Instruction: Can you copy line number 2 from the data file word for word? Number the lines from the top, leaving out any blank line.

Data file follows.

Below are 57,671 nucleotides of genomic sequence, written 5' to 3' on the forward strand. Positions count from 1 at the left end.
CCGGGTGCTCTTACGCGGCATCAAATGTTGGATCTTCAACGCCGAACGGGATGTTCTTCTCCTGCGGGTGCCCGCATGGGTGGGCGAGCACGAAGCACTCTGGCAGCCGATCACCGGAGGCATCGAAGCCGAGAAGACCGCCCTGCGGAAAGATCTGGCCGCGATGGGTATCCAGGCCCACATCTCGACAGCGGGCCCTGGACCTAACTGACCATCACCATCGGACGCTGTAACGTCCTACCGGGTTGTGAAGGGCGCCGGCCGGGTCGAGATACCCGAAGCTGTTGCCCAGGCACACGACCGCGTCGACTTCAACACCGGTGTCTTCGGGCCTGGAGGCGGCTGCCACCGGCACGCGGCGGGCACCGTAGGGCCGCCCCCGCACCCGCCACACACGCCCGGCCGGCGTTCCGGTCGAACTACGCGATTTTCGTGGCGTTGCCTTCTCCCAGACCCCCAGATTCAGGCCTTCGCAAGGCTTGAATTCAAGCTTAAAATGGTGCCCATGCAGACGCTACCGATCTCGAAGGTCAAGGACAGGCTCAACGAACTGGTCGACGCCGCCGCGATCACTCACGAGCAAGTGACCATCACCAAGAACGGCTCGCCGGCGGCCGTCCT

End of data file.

CCGGGTGCTCTTACGCGGCATCAAATGTTGGATCTTCAACGCCGAACGGGATGTTCTTCTCCTGCGGGTGCCCGCATGGGTGGGCGAGCACGAAGCACTCTGGCAGCCGATCACCGGAGGCATCGAAGCCGAGAAGACCGCCCTGCGGAAAGATCTGGCCGCGATGGGTATCCAGGCCCACATCTCGACAGCGGGCCCTGGACCTAACTGACCATCACCATCGGACGCTGTAACGTCCTACCGGGTTGTGAAGGGCGCCGGCCGGGTCGAGATACCCGAAGCTGTTGCCCAGGCACACGACCGCGTCGACTTCAACACCGGTGTCTTCGGGCCTGGAGGCGGCTGCCACCGGCACGCGGCGGGCACCGTAGGGCCGCCCCCGCACCCGCCACACACGCCCGGCCGGCGTTCCGGTCGAACTACGCGATTTTCGTGGCGTTGCCTTCTCCCAGACCCCCAGATTCAGGCCTTCGCAAGGCTTGAATTCAAGCTTAAAATGGTGCCCATGCAGACGCTACCGATCTCGAAGGTCAAGGACAGGCTCAACGAACTGGTCGACGCCGCCGCGATCACTCACGAGCAAGTGACCATCACCAAGAACGGCTCGCCGGCGGCCGTCCT